Director: Bennett Miller
Cast: Philip Seymour Hoffman, Catherine Keener, Clifton Collins Jr., Chris Cooper, Bruce Greenwood, Bob Balaban, Amy Ryan, Mark Pellegrino, Allie Mickelson
Truman capote, american novelist, journalist, short-story writer and playwright, writes in In Cold Blood: “Until one morning in mid-November of 1959, few Americans had ever heard of Holcomb, Kansas'drama in the shape of exceptional happenings had never stopped there'” And until Capote the movie and Philip Seymour Hoffman’s Best Actor Oscar happened, few except those who’d read the book would know what he’s talking about.
Bennett Miller’s biopic chronicles a period of about six years in Capote’s life while he researched and wrote his non-fiction novel, In Cold Blood (1966) ' an account of a real-life crime in which an entire family in Kansas is murdered by two young sociopath drifters.
In the film, Capote’s probe begins from a kind of visceral response to this mindless violence and intellectual curiosity about a heinous act and macabre images (crime-scene photos). Which rattle a sleepy little town in America’s heartland and its simple down-to-earth folks, and shake people out of complacent slumber in far-off New York as well. Capote also shows the writer becoming increasingly involved and determined to “collect material” for his own book. In the process, he forges (manipulates') a close relationship with one of the killers on death row, Perry Smith, whom he visits in jail regularly and whose state execution he witnesses ' a “terrible” experience the author would “never get over”. Something that would, literally figuratively, alter his life and work forever but also ironically make In Cold Blood his most acclaimed work.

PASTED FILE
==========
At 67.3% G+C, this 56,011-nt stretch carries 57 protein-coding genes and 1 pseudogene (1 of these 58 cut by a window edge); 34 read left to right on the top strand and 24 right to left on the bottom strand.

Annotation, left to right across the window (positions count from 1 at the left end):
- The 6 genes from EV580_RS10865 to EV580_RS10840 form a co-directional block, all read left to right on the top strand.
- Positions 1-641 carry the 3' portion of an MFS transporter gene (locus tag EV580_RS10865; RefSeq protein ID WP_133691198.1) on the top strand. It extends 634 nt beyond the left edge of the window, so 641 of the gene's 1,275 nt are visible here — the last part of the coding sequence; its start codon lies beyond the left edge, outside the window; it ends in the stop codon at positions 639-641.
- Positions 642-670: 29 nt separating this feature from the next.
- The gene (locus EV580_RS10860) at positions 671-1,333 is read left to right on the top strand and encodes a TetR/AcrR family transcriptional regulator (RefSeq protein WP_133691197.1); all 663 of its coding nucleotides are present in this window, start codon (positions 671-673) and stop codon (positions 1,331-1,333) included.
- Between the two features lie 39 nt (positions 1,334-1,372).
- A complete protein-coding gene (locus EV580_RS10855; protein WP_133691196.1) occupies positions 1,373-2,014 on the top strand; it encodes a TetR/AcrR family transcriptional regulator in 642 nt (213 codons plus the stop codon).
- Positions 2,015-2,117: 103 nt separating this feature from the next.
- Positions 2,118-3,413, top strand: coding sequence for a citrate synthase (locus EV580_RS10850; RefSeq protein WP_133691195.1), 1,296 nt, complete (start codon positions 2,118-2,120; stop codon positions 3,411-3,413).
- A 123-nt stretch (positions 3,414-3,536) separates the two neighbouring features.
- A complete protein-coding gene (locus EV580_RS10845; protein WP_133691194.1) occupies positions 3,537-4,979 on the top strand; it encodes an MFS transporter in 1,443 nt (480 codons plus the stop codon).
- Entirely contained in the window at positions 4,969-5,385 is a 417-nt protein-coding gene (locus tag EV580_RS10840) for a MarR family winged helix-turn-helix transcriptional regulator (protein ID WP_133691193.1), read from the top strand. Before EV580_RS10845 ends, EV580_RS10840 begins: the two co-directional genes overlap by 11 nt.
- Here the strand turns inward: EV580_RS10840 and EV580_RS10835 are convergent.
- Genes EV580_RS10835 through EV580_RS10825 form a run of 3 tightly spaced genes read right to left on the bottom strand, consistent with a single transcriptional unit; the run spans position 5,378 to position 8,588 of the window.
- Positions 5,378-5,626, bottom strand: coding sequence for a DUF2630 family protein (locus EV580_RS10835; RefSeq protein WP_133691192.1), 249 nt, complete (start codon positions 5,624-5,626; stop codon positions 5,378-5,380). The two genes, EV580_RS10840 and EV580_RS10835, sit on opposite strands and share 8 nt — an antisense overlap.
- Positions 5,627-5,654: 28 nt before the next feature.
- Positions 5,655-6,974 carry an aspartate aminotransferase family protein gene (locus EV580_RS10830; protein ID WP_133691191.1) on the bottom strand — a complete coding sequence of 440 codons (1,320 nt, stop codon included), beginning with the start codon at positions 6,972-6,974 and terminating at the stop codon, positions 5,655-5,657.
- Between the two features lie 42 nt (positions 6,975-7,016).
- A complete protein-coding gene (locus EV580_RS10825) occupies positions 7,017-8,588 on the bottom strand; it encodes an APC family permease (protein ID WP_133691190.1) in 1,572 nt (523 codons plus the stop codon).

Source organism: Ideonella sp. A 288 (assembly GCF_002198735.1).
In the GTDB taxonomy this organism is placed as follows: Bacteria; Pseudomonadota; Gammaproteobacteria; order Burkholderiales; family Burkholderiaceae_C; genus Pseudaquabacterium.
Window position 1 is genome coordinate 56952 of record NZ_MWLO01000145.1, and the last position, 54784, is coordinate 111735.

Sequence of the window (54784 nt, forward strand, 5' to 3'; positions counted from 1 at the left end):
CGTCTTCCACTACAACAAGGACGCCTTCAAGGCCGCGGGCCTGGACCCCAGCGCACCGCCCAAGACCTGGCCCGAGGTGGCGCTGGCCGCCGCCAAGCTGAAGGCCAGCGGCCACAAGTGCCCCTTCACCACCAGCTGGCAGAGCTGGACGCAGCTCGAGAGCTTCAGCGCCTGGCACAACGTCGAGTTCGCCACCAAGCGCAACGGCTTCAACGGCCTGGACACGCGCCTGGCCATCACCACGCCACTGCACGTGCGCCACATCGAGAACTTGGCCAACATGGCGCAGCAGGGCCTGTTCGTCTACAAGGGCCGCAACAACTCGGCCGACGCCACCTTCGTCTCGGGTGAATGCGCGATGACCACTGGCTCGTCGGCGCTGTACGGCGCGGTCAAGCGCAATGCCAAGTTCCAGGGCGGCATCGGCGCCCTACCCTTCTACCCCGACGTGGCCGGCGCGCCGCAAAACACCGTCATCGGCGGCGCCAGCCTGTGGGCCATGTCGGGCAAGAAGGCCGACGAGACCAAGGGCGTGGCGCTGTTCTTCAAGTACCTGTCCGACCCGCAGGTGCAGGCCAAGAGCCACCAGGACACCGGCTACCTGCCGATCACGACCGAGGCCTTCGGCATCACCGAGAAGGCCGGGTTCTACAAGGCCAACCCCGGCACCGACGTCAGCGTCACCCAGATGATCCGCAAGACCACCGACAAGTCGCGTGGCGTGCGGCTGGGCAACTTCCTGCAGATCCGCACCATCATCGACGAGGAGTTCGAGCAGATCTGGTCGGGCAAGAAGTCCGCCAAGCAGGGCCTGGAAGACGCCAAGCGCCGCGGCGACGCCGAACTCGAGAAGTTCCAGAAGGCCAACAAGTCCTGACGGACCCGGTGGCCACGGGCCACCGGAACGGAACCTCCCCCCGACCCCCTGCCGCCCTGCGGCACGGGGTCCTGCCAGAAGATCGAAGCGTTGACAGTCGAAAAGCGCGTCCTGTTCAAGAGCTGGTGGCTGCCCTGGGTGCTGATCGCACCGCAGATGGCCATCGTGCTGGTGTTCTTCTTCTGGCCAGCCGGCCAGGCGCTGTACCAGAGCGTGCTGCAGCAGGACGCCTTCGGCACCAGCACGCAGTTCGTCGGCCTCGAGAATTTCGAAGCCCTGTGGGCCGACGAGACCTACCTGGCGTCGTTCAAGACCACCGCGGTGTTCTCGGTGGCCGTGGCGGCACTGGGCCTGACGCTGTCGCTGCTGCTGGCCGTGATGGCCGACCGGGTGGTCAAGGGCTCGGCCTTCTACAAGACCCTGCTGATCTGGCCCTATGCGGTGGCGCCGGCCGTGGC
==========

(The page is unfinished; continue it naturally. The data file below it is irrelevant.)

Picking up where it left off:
Capote is neither particularly brilliant cinematically nor has the most universal appeal thematically. But it’s Hollywood filmmaking at its competent best. Tight, gripping screenplay. Meticulous period detail of the 1950s and 60s. Solid filmcraft. And remarkable artistes. Like Catherine Keener, who with superb understated grace, plays Capote’s childhood pal Harper Lee, writer of To Kill A Mocking Bird. Or the rest of the cast who support Hoffman’s award-winning portrayal of the eccentric geeky and complex literary figure ' his Best Actor Oscar truly the most well deserved, perhaps in many years of recent past.